Which countries most embody the seven deadly sins? Which US cities do?
Geographer Thomas Vought, of Kansas State University, recently examined America’s sinscape, mapping the sinful peaks and vice-filled valleys of counties across the United States. Vought and his colleagues used statistics from different databases to compute sin indexes: violent crime stats to measure anger, prevalence rates of sexually transmitted infections to measure lust, and the number of fast-food chains per capita to measure gluttony. The basic message of Vought’s research: the seven deadly sins are alive and well. Here, by the way, are the winners:
Most proud: Shreveport, Louisiana
Most greedy: Las Vegas Strip
Most slothful: Atlantic City, New Jersey
Most gluttonous: Tunica Co./ Lula, Mississippi
Most lustful: Tunica Co./ Lula, Mississippi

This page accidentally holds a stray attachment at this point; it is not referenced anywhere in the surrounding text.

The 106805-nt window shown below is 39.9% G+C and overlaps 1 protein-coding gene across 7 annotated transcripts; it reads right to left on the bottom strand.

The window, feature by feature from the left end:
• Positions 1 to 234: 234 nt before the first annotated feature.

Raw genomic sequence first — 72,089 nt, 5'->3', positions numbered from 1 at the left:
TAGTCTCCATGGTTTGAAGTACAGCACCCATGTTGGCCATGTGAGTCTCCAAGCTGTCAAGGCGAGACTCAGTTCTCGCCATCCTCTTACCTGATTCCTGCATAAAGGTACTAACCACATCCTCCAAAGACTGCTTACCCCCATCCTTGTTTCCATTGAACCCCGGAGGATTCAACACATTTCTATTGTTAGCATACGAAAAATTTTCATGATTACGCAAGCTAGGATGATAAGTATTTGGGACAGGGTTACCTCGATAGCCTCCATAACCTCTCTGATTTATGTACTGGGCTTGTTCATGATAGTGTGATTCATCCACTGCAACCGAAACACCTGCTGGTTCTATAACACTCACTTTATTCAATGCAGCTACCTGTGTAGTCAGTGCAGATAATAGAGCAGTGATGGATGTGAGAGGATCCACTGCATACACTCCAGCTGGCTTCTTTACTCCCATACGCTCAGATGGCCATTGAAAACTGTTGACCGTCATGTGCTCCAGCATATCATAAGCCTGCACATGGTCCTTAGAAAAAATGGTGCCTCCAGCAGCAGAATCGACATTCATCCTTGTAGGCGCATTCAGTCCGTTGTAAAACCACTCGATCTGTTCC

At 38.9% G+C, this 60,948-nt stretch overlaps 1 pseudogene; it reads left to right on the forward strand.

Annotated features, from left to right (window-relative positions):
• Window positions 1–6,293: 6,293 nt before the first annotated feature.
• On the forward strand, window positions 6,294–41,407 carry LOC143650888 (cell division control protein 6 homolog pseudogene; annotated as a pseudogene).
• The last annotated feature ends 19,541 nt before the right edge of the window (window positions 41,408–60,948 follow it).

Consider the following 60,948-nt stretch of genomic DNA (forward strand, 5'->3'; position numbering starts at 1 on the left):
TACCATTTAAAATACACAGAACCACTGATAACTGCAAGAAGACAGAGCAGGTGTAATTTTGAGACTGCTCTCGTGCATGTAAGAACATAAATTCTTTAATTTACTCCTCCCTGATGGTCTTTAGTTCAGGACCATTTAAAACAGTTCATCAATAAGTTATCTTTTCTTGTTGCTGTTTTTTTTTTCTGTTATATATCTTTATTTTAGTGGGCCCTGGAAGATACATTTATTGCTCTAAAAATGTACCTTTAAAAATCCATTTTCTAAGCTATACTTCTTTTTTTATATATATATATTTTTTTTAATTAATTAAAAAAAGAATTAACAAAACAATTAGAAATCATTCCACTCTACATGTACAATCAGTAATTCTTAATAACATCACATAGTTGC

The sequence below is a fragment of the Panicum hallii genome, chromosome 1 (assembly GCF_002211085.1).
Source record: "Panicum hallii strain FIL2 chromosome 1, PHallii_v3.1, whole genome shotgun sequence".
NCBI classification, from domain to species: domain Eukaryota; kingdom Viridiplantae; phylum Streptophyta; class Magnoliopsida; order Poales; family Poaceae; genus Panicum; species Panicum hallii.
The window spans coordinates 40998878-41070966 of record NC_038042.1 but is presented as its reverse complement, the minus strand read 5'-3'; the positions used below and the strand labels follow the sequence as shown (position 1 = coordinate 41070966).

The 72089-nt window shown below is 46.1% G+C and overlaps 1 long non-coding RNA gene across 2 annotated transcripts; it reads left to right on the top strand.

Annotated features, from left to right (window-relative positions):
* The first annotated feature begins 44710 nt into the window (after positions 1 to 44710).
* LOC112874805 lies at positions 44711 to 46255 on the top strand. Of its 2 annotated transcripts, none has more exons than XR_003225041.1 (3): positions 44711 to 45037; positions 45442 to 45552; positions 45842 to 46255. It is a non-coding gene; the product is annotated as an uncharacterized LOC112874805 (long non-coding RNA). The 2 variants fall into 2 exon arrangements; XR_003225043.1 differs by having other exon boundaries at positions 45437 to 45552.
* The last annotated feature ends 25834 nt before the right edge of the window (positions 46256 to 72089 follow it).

Most envious: Biloxi, Mississippi
Most angry: Shreveport, Louisiana
To which I say: What the hell is going on in Louisiana and Mississippi?
Using metrics similar to those used by Thomas Vought and colleagues in their mapping of US sins— theft statistics for envy, BMI for gluttony, number of sick days for sloth— the BBC compiled the following list of winners:
Lust: South Korea
Gluttony: United States
Anger: South Africa
With just a hint of pride (the authentic variety, of course), I’m happy to say that, overall, Australia was deemed the world’s most sinful nation. I do feel sorry for those who came close— the United States in second place and Canada third— and sorrier still for those that didn’t make the list at all (Greenland, anybody?). But virtuous Greenlanders and those like them need not worry, for it seems that there might be other ways to take the mantle of “world’s most sinful.”
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